In the case of oxy-fuel firing, co-flowing liquid fuel-oxygen mixture is then vaporized, due to the combustion-generated heat inside the pre-combustor 50. A highly luminous flame 54, resulting from liquid fuel-oxygen combustion, provides a sufficient radiation directed backwards toward the fuel injection nozzle 34 and, in the process, vaporizes the liquid fuel droplets, leading to an enhanced rate of vaporization. This configuration also allows a greater mass of liquid fuel atomization per unit-mass of atomizing oxygen flow at a giving firing rate. With the method and apparatus of the present invention, atomization proceeds at a much lower atomizing fluid supply pressure (less than 10 psig using oxygen) and velocities, resulting in lower peak flame temperatures without any problems associated with high temperature flames.
The geometry of the device for combustion-enhanced atomization and vaporization is a function of the firing rate. For a firing rate of 0.75 to 3.00 million BTU per hour, 2.0 to 8.0 million BTU per hour and 4.0 to 20 million BTU per hour firing rates, the preferred dimensional ranges are given in Table 1 below.
TABLE I__________________________________________________________________________ ##STR1## ##STR2## ##STR3## ##STR4## ##STR5## ##STR6## ##STR7## ##STR8## ##STR9## ##STR10##__________________________________________________________________________0.75-3.00 10-60 1.2-4.0 0.5-12 0.05-1.00 100-600 2-12 0.5-5.0 0.1-10 2-42.00-8.00 10-60 1.2-4.0 1.0-20 0.05-0.50 100-600 2-12 0.5-5.0 0.1-10 2-44.00-20.00 10-60 1.2-4.0 2.0-30 0.05-0.50 100-600 2-12 0.5-5.0 0.1-10 2-4__________________________________________________________________________ NOTES: 1. α = Liquid fuel injection angle with respect to flow axis β = Convergence or Divergence angle of Precombustor d = Diameter of Precombustor dj = Diameter of liquid fuel orifice L = Overall length of precombustor Lf = Length of flame region inside precombustor nj = No. of liquid fuel jets Va = Velocity of atomizing medium Vc = Velocity of combustion oxidizer Vf = Velocity of liquid fuel ##STR11## ro = Inside radius of atomizing tube ri = Outside radius of fuel injection nozzle s = Liquid fuel injection location with respect to atomizing tube exit plane Poil = Fuel oil pressure at fuel injection nozzle Po2 = Atomizing oxygen pressure at atomizing tube inlet S.R. = Stoichiometric Ratio 2. The ratio Ro2 indicates a dual use of oxygen as an atomizing medium and for fuel combustion. 3. The velocity Va indicates the atomizing oxygen velocity range.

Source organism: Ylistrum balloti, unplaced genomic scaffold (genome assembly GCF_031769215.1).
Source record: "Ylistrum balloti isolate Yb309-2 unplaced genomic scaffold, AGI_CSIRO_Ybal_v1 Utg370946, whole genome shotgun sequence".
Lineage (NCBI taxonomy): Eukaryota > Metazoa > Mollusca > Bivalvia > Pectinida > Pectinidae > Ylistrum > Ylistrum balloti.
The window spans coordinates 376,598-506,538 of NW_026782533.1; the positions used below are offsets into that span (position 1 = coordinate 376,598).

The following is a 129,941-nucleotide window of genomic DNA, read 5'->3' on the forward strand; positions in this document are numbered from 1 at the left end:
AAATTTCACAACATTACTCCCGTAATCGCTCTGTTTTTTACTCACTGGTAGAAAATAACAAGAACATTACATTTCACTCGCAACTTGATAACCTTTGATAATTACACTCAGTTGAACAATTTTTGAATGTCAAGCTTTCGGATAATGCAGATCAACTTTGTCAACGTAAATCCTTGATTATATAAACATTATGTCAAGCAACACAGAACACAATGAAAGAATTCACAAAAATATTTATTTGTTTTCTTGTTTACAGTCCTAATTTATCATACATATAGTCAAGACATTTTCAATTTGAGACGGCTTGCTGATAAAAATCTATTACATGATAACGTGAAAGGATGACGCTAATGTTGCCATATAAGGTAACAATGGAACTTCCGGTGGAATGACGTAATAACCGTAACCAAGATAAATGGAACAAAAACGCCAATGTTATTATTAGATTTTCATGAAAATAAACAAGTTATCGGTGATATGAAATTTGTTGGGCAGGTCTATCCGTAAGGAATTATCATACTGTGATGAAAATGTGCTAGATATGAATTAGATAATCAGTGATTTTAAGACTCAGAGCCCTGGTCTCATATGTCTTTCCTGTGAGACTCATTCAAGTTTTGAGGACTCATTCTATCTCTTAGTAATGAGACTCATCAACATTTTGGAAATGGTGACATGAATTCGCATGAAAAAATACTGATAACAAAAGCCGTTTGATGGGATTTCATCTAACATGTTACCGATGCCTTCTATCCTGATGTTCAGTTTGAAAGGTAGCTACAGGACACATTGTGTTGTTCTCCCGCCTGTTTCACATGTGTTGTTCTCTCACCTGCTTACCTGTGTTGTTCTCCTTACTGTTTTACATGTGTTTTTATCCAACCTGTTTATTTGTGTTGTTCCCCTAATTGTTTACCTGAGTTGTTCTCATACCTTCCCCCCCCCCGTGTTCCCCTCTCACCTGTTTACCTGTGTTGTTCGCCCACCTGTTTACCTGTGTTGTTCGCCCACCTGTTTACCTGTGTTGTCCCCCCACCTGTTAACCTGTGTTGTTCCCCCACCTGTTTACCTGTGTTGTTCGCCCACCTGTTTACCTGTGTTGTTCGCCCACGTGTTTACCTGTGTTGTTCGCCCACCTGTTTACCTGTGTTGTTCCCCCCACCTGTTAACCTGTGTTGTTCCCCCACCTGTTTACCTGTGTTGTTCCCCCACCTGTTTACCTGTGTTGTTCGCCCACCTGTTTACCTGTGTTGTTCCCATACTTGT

The numbers given in Table I are empirical values, derived from the measurements of flame length, shape, degree of liquid fuel atomization, precombustor temperature profile and temperatures of burner nozzle parts.
For proper liquid fuel combustion processes, the liquid fuel injection velocity should be between 0.50 to 30 feet per second within 0.75 to 20 million BTU per hour firing range which is about 5 to 146 gallons per hour of #2 fuel oil (diesel) flow rate. Many gases, e.g. air, oxygen, steam, propane, natural gas, CO2, etc., can be used as an atomizing media to atomize liquid fuels. The use of air would be economical but it would produce additional NOx emissions in high temperature furnace applications. Other atomizing fluids such as steam, CO2, nitrogen or other inert gases are potential candidates. However, oxygen is the preferred atomizing medium.